The Origin of Heavy Metal

The genre of rock music known as heavy metal is characterized by high-volume distortion, high volumes all around, a forceful beat, and lengthy guitar solos.

Bands from this genre often receive criticism deriding their music as merely so much “noise”.

In terms of musical etymology, the origin of heavy metal with regard to the name of the genre arose from slang that was used in the 1960s.

So-called hippie speak used the word “heavy” to describe anything that was profound or especially potent, while “metal” was used in association with a certain mood where the feeling of grinding and being weighed down, as if by metal, pervaded.

“Heavy” music was music that was more amplified and much slower than pop music of the time.

It is also suggested that “metal” came to be closely associated with the genre due to popular bands of the time favoring similarly evocative names, e.g. Iron Butterfly, Led Zeppelin, and Quicksilver Messenger Service.

Coincidentally, some of the top British metal bands of the day (Led Zeppelin, Def Leppard, and Black Sabbath) originated from key metal manufacturing centers in Britain.

Heavy metal music of today heavily focuses on a guitar style that emphasizes heavily distorted riffs and power chords. However, the first incarnation of metal, beginning in the 1960s, was a melding together of American blues rock with psychedelic rock.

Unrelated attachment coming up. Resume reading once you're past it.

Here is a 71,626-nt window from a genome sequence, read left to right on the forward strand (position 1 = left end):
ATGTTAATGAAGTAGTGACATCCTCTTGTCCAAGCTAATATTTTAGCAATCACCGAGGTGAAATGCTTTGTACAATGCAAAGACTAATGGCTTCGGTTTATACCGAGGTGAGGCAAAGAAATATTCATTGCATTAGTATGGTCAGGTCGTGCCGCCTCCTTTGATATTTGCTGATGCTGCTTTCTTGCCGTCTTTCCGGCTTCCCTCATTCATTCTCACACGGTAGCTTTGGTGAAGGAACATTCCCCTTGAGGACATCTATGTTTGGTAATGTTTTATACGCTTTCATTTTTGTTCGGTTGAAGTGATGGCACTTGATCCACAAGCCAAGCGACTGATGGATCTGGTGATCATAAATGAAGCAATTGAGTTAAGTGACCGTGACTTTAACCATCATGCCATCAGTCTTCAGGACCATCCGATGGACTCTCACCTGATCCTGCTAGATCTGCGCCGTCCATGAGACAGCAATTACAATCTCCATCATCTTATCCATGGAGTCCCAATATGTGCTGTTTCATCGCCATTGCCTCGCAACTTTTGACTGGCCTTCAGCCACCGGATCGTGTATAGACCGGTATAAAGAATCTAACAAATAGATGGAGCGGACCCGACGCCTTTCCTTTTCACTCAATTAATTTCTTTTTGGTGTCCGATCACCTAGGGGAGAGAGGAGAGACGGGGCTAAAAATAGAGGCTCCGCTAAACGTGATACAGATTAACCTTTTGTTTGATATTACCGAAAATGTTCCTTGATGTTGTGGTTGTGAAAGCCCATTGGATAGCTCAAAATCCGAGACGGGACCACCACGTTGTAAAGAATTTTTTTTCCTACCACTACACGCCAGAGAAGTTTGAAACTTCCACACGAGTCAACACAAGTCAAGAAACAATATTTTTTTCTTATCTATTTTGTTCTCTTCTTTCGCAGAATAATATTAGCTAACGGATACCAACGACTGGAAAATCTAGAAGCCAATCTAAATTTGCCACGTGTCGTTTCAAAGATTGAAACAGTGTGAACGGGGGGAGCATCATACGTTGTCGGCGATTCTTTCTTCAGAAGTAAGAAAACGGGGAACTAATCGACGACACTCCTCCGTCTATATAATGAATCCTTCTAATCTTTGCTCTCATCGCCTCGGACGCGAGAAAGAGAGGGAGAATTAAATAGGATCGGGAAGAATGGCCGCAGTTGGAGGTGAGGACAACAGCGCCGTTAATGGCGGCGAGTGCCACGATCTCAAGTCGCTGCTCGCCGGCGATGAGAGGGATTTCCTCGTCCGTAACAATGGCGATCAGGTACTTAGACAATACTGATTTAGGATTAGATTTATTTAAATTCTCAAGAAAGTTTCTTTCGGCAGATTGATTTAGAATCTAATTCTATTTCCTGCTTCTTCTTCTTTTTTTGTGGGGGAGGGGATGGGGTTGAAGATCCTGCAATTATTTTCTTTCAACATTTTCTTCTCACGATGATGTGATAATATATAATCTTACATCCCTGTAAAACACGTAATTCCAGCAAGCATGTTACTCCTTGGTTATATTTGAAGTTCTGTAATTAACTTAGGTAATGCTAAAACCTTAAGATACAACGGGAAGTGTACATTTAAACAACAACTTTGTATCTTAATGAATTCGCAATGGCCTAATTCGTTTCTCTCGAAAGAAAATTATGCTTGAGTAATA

British blues bands experimenting with the original American sound developed a rhythm section that was “heavier with”, screaming vocals, and distorted virtuoso guitar performances.

Compositions became more highly charged when musicians began to create a louder, more discordant sound with their electric guitars.

Following this development, the relatively simple shuffle beats of blues-rock were replaced with a more complicated and robust sound when drummers sought to keep up with the guitarists.

The origin of heavy metal music was developed even further when vocalists altered their style to keep up with the musicians, performing more theatrically and with more amplification.